Nov 29, 2006

Drop in TTC rides puzzling

There has been a slight drop in the number of people riding the TTC. Is this a sign that the bubble is ready to burst? Read more...

Nov 28, 2006

Tower plan alarms critics

Paul Moloney has a column in today’s Star (Click here) about local politicians plans to squeeze a large number of people into an area that already has gridlock in both the morning and afternoon. The madness continues to make sure that there is no plan in place to end the gridlock. Gridlock not only makes a mess of the roadways but also can be applied to overcrowding at doctor's office or hospitals. Will it ever stop?

Moscoe rejects P3 option

With thanks to the National Post and reporter Jacqueline Thorpe.

Jim Flaherty, the Finance Minister, yesterday said GTA transit authorities must consider partnerships with the private sector if they want federal funding.

"We need people to be able to move and do business in the Greater Toronto Area so there will be more to come on that," Mr. Flaherty told reporters after speaking to a packed crowd of business leaders in Toronto.

Public-private partnerships -- known as "P3s" -- run the gamut from contracting-out arrangements to private financing of public utilities to outright private ownership of public assets. They have become a major plank in the Conservative government's infrastructure strategy.

This week, Lawrence Cannon, Minister of Transport, Infrastructure and Communities, confirmed that Ottawa was considering making a major expansion of the Windsor-Detroit border crossing a P3.

And they got a big boost on Thursday when the Finance Minister said in his fiscal update he would set up a federal P3 office and make consideration of P3s mandatory for all national infrastructure projects. Provinces and municipalities, meanwhile, would be required to consider P3 options for larger projects receiving federal funds.

Yesterday, Mr. Flaherty said Toronto public transit could be considered national infrastructure. Like the Detroit-Windsor corridor, it is of national economic significance, he said.

"If you look at the Greater Toronto Area, and you look at some of the transportation and transit -- public transit issues in the Greater Toronto Area -- they are also of national economic significance," Mr. Flaherty told reporters in Toronto yesterday.

"This is the headquarters of the financial-services sector in Canada, employing more than 600,000 people.''

TTC chairman Howard Moscoe, however, said P3s were a non-starter for public transit in Toronto. The profit motive was contrary to a public utility, he said.

"In transit we call them public-pirate partnerships," he said in a telephone interview from Ottawa, where he was attending a meeting of the Federation of Canadian Municipalities. "All the experience has been bad. There's no profits to be made on sewage and there's no profits to be made on transit."

He discounted arguments that the private sector could run utilities more efficiently and less expensively.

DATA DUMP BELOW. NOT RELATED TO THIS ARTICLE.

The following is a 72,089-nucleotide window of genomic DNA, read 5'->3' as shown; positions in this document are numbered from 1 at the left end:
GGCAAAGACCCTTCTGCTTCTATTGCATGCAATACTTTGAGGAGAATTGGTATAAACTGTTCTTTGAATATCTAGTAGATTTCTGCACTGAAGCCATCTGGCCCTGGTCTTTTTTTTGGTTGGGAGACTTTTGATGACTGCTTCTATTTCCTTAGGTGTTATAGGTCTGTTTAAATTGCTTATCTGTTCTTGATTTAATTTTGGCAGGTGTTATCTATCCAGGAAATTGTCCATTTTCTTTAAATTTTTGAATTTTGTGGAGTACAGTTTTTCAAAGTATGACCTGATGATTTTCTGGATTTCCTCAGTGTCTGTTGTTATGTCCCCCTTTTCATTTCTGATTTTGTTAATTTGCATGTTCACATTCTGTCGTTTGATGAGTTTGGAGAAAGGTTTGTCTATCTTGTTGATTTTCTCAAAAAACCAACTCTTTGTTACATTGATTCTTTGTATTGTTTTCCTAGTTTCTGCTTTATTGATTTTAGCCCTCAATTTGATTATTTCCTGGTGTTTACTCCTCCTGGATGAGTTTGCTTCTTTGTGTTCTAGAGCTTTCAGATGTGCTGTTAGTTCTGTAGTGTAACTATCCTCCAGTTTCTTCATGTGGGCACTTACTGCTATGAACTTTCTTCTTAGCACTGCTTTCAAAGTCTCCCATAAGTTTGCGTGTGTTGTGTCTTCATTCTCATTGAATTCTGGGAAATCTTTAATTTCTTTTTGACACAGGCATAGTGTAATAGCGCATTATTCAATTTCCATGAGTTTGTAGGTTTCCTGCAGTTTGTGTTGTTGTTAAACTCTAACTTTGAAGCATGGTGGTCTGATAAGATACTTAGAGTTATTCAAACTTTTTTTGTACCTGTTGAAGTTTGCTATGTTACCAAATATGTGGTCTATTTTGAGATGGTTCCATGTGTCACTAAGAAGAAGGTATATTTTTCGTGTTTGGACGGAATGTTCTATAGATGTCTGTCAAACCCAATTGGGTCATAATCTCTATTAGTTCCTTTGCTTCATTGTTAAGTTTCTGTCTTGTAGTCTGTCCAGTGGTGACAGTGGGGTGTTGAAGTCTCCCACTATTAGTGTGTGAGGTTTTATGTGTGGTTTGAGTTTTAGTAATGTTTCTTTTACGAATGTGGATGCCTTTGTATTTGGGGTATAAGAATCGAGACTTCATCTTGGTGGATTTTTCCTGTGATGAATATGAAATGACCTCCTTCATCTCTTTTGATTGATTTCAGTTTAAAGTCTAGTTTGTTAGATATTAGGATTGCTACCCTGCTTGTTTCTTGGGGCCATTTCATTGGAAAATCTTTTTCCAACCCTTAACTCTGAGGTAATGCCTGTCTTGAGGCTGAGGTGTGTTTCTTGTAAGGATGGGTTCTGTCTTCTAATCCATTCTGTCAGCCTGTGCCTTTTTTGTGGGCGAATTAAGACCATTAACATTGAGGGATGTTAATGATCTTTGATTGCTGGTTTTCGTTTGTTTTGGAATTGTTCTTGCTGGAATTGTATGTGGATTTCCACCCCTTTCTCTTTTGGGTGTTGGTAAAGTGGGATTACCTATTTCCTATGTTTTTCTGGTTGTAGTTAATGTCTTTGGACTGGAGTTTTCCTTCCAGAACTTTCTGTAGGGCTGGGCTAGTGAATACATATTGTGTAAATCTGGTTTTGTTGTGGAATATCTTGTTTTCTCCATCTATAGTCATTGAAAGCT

"Sure I could do things quite efficiently if I fired all my public transit workers and paid minimum wage," he said. "Is that what efficiency is? I don't think it's possible. Transit service is a unionized sector. Whether it's run by the public or the private, you're not going to save money on the wages, and that's where the big money is."

Many Torontonians' negative experiences of Highway 407 has discoloured their view of P3s.

Some argue it it was sold for a song to a private consortium by the previous Conservative government of Mike Harris. Tolls have skyrocketed, and there have been endless problems with the electronic equipment used to track drivers, with many ending up being charged for trips they never took.

Mayor David Miller has urged the city to consider P3s for some of its public infrastructure needs but has said he believes the scope for them is fairly narrow and that governments can usually borrow money more cheaply for infrastructure than can private companies.

P3 proponents argue huge cost savings over the lifetime of the projects swamp lower interest payments. Cost overruns are tightly contained so they don't eat into profits, whereas cost overruns in the public sector have to be absorbed by taxpayers.

P3s have swept countries such as Britain, Australia and have taken off in British Columbia and Quebec, which each has its own provincial P3 agency.

Nov 25, 2006

Bike rack safety

With thanks to CKNW 980 Local News Vancouver British Columbia

A bit of a wrinkle for Translink and some of their new buses.

According to Translink spokesperson Drew Snider, new buses from the New Flyer company can't carry bicycles after dark because the bike racks obstruct the headlights, "The headlights are set in such a way that when you deploy the bike rack, and you put a bike on it, they obstruct the headlights. The bottom line is, after dark you can't put bicycles on there right now because they wouldn't be running legally because of the obstruction of the headlights."

Snider says 90 buses are affected, including the new compressed natural gas, diesel and trolley buses.